Who is responsible if damage occurs through the use of artificial intelligence? Can machines take responsibility at all? This working paper aims to show that responsibility requires a degree of reason, freedom and autonomy that even complex AI systems will not have in the foreseeable future.
The behaviour of machines cannot be comprehensively predicted and controlled. In the event of damage, it may not be possible to determine which of the human actors involved made a mistake. This raises the question of whether in such cases the damage should not also be attributed to the machine itself, for example by introducing the legal category of an “electronic person”.
However, there are fundamental reservations against the concept of an e-person and more generally against such a way of attributing responsibility.
The working paper presents its own conception. In addition, it deals with some aspects of the position of Matthias, who argues for the responsibility of certain forms of AI in his book “Automata as Bearers of Rights”.
The main points in brief
Against the background of ever greater progress in the design and development of complex AI systems, the question has been raised for some time by both lawyers and philosophers as to the degree of autonomy or at least independence at which machines can or should be held morally and, above all, legally responsible for their behaviour. While some contributions on this topic explicitly refer to science fiction scenarios (known from literature or film), other authors discuss the legal status of AI that already exists now or will exist in the future with regard to their civil and even criminal liability. Furthermore, with regard to machines whose behaviour cannot be comprehensively predicted and controlled, the problem of the so-called “responsibility gap” is also discussed.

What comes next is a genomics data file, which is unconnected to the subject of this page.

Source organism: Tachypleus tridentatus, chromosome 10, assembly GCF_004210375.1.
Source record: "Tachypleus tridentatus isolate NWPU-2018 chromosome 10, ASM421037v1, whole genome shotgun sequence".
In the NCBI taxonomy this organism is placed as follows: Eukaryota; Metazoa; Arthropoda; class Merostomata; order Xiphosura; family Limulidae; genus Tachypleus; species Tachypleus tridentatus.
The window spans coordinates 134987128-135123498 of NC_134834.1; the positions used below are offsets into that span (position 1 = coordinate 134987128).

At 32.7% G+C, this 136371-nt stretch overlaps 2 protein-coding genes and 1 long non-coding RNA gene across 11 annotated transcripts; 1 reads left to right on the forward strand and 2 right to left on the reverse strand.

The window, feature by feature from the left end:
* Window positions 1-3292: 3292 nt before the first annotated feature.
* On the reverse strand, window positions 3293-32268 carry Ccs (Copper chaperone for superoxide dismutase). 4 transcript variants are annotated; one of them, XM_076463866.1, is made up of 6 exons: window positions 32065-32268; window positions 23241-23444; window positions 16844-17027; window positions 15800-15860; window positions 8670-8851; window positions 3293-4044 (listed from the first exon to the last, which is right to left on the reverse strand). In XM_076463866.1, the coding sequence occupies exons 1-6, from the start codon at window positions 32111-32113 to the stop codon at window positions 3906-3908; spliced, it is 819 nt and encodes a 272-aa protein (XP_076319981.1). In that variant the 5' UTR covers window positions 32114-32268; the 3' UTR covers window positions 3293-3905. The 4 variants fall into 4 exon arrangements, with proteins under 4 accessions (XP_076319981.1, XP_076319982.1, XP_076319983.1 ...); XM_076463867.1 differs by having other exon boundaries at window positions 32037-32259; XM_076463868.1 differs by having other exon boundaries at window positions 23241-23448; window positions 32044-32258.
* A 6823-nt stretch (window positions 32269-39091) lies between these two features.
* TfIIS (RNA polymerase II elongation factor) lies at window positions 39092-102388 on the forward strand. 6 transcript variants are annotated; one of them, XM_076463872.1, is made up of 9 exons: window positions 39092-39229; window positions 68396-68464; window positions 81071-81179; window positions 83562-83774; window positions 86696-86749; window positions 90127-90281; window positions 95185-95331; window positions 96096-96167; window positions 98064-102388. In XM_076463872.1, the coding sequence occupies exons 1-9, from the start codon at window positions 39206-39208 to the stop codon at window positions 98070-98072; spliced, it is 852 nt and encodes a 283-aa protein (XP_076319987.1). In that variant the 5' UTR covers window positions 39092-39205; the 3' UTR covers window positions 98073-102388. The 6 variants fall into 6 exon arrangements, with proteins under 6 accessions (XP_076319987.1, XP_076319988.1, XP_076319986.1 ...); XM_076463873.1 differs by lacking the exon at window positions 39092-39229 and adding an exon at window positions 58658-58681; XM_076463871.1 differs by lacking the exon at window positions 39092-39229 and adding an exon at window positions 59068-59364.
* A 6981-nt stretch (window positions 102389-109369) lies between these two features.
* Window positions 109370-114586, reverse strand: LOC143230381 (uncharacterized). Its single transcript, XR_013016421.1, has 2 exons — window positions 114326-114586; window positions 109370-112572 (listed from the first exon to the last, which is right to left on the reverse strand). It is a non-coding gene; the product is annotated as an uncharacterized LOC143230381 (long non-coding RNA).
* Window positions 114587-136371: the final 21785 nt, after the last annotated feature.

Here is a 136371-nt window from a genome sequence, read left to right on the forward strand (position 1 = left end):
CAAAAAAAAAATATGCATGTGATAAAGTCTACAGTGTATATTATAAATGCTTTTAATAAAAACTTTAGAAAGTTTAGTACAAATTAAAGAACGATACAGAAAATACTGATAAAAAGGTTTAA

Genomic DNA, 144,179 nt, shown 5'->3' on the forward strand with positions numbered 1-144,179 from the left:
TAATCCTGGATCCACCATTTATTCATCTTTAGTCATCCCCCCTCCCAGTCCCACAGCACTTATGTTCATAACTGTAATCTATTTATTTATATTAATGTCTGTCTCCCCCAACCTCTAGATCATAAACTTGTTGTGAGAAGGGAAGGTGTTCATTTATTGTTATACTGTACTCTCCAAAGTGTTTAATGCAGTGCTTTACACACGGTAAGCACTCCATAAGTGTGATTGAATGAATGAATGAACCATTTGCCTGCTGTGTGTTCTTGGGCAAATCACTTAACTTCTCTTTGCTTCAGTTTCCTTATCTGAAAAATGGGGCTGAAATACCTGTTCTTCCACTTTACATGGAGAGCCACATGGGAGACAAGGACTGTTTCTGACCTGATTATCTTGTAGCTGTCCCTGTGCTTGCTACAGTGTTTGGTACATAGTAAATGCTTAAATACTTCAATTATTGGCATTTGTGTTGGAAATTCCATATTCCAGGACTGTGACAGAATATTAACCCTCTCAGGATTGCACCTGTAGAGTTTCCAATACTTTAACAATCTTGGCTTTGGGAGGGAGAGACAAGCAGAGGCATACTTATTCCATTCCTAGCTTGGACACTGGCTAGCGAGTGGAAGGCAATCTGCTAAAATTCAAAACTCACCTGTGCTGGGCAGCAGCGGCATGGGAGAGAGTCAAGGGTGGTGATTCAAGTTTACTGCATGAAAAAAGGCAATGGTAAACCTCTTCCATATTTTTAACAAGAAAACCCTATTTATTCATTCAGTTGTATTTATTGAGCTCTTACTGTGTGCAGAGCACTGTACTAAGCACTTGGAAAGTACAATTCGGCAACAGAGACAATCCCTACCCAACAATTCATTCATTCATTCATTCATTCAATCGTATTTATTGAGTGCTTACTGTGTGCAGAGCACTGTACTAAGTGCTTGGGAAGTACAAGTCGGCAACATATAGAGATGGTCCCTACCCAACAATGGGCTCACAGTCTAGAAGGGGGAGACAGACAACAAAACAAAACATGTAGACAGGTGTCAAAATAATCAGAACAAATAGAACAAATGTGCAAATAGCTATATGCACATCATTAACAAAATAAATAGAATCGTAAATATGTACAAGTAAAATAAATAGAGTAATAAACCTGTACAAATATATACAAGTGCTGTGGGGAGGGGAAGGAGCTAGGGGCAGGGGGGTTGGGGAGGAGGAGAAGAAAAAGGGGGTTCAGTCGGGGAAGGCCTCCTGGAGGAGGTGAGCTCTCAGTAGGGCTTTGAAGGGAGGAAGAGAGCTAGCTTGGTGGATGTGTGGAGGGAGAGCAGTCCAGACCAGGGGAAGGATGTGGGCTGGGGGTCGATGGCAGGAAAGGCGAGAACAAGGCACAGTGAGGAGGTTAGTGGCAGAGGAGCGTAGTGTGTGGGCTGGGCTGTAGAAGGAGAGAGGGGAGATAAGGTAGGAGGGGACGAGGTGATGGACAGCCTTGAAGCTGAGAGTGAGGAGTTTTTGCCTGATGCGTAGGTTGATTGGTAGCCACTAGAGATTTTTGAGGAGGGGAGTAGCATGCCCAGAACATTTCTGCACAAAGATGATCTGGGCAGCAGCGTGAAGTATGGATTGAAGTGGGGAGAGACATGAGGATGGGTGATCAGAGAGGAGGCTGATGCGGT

Such a gap can occur in the use of complex AI systems if, in the event of damage, it is not possible to clarify which of the human actors involved (researchers, designers, programmers, trainers, operators) made a mistake. The question therefore arises whether in such cases the damage should not also be attributed to the machine itself. In this sense, the European Parliament has called for the introduction of the legal category of an “electronic person”, at least in relation to the “most sophisticated autonomous robots”. This would be “responsible for compensating any damage caused by it”, with the settlement of damages made possible by a liability fund to be endowed by “manufacturers, programmers, owners and users”. Even if a suitable insurance system were to ensure that victims could be adequately compensated in this way, there are fundamental reservations about the construct of an e-person and, more generally, about this kind of attribution of responsibility.
As this paper shows, responsibility presupposes a degree of reason and freedom and, related to this, also of autonomy, which even complex AI systems will not have in the foreseeable future. At the same time, it should be made clear that gloomy-pessimistic ‘terminator forecasts’ regarding the dangers posed by AI are unfounded. This does not mean that the use of AI and, more generally, the advancing process of digitalisation do not harbour risks; but these do not consist in the fact that machines could aspire to dominate or even destroy humanity.